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What I Learned This Week: Next.js and API Keys

Desiree Lerma
Software Engineer. Learning something new everyday!
・2 min read

If you've read my previous blogs then you're aware that I have been learning Next.js recently as I tackle my next project, WatchNext. If you have not read my previous blogs, a quick update for you: I kickstarted a new project to keep the gears in my brain spinning as I search for my first engineering role. During the kickoff process, I quickly encountered an obstacle (I wanted this projet to be frontend only). That obstacle being, how to properly hide my keys on a frontend application without them accidentally being exposed to a client after deployment. Nicholas Papadakis recommended using Next.js and thus my journey to learn it began.

Now that we're caught up let's get to the point of this blog. API KEYS!

The main tidbit of information that I've learned while exploring Next.js is how to keep my secret keys an actual secret. Next.js offers you the ability to create an API directory within your Pages directory. This API directory allows you to create API endpoints for your applications. You can then access these endpoints to get data from your external API as needed. The best thing... everything in it will be private! Including your ENV variables. Seeing as this was my first major obstacle this is a GREAT bonus for me and my current needs.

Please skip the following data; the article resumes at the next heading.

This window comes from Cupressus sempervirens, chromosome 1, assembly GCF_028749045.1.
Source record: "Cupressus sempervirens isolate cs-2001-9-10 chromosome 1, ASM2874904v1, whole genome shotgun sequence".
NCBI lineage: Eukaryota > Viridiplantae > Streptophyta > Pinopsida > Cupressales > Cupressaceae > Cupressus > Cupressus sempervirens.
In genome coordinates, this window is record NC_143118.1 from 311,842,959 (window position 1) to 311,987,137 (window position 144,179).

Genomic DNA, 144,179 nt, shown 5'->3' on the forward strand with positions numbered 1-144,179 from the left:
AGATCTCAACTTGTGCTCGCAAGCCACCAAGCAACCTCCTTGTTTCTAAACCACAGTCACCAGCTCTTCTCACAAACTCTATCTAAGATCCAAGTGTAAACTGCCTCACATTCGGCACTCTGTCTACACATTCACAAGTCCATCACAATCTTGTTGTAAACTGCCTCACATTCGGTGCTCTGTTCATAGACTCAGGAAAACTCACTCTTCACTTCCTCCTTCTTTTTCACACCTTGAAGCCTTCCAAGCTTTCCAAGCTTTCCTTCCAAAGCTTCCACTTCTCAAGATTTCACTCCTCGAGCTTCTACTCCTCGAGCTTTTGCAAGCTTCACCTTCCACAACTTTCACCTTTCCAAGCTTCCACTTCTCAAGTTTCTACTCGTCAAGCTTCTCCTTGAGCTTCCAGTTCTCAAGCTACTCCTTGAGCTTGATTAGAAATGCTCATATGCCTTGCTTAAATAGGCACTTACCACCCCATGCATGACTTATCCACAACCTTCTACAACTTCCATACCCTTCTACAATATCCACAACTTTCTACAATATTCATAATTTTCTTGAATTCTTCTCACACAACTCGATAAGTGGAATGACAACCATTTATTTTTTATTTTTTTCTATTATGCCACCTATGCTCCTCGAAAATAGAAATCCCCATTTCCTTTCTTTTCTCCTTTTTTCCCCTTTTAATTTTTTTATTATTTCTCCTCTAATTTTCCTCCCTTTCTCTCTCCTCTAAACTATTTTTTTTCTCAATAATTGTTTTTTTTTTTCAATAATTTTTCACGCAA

Using ENV variables is a tad different than how you would implement them on a backend application. To utilize them in Next.js, you will create a file in the highest level of your application and title it .env.local (don't forget to ensure it is included in your .gitignore file so you don't accidentally make it public!). In this file is where you will store your ENV variable like you would normally do in the backend. Now, to access it, you would interpolate it where it's needed and call process.env.ENV_VAR_NAME

/// In .env.local
API_SECRET=PUT_SECRET_HERE

// Whichever file you need to call the ENV variable, within the API directory
const URL = 'https://myapi.org/info?api_key=${process.env.API_SECRET}'
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VIOLA!! You have accessed your external API without exposing your precious keys or creating a backend.

If what you've read so far about Next.js sounds like it can be useful to you, I would highly recommend using Next.js for your next project or even migrating a current project that you have to utilize the benefits that Next.js has to offer.
Just a reminder, I am still learning and growing. I am open to any tips and tricks you may have as well as open to answering any questions you may have to the best of my ability. Happy learning!

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Discussion (5)

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davel_x profile image
davel_x

You said "I wanted this projet to be frontend only" but if you're using the API directory of nextjs it's not frontend only anymore, isn't it ? :)

Be aware that theses env vars are hard coded at build. If you want to build your app once with the possibility to be deployed on different servers with different env vars (ex. one build for production and pre-production) you can use the Runtime Configuration : nextjs.org/docs/api-reference/next...

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vladi160 profile image
vladi160

with static export will be client side only.

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desilerma25 profile image
Desiree Lerma Author • Edited

Yup! It is in fact what I “wanted” but that isn’t what ended up happening. I see I worded it funky in the blog. Thanks for the tip!

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jimryan profile image
Jim Ryan

This is just creating a backend that acts as a public proxy to the private API.

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desilerma25 profile image
Desiree Lerma Author

That is correct.